Can Visualization Groups Treat Addiction?

An image of a bandage on a brick wall, symbolizing the question of if visualization groups can help treat addiction Although substance abuse disorder is defined as a chronic and incurable brain condition, most addictions respond positively to treatment. The most effective addiction treatment involves a personalized combination of:

  • MAT (medication-assisted treatment)
  • Psychotherapy
  • Counseling
  • Holistic therapies

Evidence-based treatment can help you to address the physical and chemical issues associated with drug dependency. Addiction exacts a psychological toll, though, and various forms of holistic treatment like visualization can supplement pharmacological and behavioral interventions to help you unpack the mental and emotional challenges of addiction recovery.

This guide explores the role of visualization groups as part of a comprehensive treatment plan for substance use disorders (drug addictions) and alcohol use disorders (alcoholism).


Visualization is a mindfulness and meditation practice that involves using your imagination to develop a full mental picture of a specific desired outcome – embracing life substance-free, for example.

In the 1980s, Australian psychologist Alan Richardson conducted a seminal study which showed the potential benefits of mental programming in the form of visualization. Basketball player participating in the study who mentally rehearsed hitting free throws improved at a similar rate to study participants who spent twenty days practicing hitting free throws for twenty minutes daily.

Visualization can be applied more widely than for improving sports performance, though. This skill can be a valuable component of your recovery toolbox.

Visualization might aid your recovery in the following ways:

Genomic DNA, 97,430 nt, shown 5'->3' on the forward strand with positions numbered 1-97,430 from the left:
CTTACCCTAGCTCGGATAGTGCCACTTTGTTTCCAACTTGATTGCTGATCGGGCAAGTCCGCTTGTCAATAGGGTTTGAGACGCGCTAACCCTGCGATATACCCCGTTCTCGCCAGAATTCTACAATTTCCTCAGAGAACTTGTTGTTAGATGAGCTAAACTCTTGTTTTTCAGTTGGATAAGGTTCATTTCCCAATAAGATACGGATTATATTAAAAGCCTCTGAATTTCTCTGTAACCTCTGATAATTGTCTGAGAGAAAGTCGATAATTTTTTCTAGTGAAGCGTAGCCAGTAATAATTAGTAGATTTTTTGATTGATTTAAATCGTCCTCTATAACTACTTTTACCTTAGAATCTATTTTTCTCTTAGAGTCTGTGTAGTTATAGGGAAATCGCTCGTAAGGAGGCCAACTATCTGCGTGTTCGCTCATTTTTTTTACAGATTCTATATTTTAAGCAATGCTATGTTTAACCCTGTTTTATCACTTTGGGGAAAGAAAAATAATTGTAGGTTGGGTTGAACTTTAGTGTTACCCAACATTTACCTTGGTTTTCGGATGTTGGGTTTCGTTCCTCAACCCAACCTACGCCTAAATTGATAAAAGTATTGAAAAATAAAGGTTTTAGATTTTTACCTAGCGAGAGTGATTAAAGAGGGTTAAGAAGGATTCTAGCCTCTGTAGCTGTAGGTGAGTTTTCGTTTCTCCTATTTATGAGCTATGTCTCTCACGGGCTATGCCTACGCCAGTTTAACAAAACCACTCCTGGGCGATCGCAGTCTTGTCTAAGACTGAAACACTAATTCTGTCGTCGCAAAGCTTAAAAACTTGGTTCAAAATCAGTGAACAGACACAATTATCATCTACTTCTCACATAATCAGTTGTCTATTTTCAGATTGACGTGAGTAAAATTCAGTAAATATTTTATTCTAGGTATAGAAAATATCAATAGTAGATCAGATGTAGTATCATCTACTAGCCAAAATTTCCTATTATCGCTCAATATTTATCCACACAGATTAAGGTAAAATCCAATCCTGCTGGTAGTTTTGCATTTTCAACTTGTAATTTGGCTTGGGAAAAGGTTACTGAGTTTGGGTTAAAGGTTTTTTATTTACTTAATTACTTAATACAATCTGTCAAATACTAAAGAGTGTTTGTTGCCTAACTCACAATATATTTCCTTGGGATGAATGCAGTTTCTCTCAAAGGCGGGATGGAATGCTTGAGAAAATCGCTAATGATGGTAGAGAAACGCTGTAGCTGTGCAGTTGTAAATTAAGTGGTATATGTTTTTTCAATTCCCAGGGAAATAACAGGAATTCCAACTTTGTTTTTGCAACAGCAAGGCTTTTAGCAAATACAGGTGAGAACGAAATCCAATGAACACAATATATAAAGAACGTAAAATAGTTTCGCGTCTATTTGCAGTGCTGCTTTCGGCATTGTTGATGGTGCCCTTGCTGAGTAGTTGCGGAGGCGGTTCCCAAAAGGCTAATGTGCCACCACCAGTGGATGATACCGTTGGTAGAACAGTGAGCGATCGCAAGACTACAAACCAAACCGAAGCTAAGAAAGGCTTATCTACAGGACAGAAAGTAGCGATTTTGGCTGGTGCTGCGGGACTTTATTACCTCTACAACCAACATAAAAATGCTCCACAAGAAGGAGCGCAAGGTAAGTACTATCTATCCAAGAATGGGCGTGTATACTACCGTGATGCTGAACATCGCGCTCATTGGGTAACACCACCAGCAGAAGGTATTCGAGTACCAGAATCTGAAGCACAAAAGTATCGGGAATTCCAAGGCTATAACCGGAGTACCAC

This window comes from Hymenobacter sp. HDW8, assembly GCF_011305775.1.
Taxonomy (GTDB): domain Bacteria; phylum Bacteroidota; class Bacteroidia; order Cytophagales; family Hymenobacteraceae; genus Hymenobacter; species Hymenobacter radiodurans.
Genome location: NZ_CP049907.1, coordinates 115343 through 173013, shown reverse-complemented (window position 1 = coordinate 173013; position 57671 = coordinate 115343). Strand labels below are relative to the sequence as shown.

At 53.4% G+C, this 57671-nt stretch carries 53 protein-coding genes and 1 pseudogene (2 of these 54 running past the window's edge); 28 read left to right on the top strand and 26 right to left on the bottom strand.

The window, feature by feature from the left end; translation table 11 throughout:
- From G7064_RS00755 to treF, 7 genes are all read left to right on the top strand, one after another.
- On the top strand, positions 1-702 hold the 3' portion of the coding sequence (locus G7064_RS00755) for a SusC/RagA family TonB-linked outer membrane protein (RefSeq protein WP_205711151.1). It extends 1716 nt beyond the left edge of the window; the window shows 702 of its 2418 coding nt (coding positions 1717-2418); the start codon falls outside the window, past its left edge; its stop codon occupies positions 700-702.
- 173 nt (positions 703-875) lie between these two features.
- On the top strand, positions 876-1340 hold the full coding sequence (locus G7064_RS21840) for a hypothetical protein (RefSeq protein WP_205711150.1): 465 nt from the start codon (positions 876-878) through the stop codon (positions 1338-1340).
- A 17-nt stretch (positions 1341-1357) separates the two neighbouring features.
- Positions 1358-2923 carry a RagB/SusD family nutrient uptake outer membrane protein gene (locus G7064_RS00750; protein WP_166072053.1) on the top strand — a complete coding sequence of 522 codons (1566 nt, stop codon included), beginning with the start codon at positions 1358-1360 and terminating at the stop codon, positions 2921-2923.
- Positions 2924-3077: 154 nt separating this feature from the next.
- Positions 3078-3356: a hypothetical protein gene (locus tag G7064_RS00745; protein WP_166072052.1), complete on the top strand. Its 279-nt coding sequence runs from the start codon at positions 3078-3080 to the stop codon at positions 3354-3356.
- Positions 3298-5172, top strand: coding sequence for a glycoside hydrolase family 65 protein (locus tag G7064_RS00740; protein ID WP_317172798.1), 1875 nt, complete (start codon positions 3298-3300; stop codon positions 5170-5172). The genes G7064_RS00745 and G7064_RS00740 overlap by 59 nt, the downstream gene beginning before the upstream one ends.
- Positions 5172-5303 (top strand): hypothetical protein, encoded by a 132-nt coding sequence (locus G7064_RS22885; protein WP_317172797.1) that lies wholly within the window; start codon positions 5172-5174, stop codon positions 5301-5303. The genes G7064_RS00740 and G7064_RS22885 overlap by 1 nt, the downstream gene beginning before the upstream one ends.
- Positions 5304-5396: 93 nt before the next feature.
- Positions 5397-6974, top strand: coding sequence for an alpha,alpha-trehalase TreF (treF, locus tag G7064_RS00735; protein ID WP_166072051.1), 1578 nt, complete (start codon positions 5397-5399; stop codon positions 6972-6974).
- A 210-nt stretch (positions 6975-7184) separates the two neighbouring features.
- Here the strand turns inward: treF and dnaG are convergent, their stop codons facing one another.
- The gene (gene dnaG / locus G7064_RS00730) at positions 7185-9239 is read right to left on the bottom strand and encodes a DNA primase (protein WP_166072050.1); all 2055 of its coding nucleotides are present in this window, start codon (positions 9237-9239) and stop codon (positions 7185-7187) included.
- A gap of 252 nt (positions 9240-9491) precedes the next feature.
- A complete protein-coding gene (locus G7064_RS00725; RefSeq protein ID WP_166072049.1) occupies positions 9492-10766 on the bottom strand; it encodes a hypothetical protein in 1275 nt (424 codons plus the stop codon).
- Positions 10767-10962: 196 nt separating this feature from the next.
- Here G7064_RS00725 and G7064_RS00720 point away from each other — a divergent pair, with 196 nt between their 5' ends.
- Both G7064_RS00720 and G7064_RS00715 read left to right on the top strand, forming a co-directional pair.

• Promoting a reduction in stress levels
  • Increasing motivation
  • Boosting confidence
  • Helping to encourage relaxation
  • Enhancing problem-solving abilities
  • Mentally rehearsing a specific desired behavior or outcome
  • Programming the desired behavior or outcome into your brain circuitry

Regular practitioners of visualization claim it help build motivation, activate the subconscious, and unlock resources key to achieving goals.


Visualization can help by allowing you to improve your mindset and by strengthening your ability to overcome stressors and challenges in your ongoing recovery.

Much like meditation, visualization is a type of mental exercise that is most beneficial when practiced regularly. Visualization works because repeated practice overcomes the mind ability to distinguish what is real from what isn’t. Incorporating all five senses into visualization increases the chance of a successful outcome.

When visualization is successfully executed, you can trick your brain into believing that your projected reality is already real, that you already have your desired outcome. If visualization is used alongside evidence-based behavioral and motivational therapies, it may amplify positive behavioral changes such as those involved when moving from addiction into treatment and ongoing recovery.


Different types of guided imagery have been used since ancient Greek times. The technique of visualization is also an established practice in American Indian traditions and eastern medicine.

Guided imagery like visualization can be linked to psychodrama, an experiential technique developed by Jacob Moreno in the 1940s. This technique was further developed by Hans Leuner with an approach called GAI (guided affective imagery).

By the 1970s, Dr. Martin Rossman and Dr. David Bressler started to formalize guided imagery like visualization for the treatment of cancer, chronic pain, and other chronic conditions. In 1989, Drs. Rossman and Bressler co-founded AGI (Academy for Guided Imagery).

During the 1980s, healthcare professionals and advocates published the results of studies exploring the potential benefits of visualization on physical and mental health concerns, including substance use disorders.

Today, guided imagery like visualization is an established practice in holistic and alternative medicines. Research indicates that visualization can be an effective component of the therapeutic process. While there is an insufficiency of empirical research, current findings suggest that psychoeducation treatment can produce positive treatment outcomes.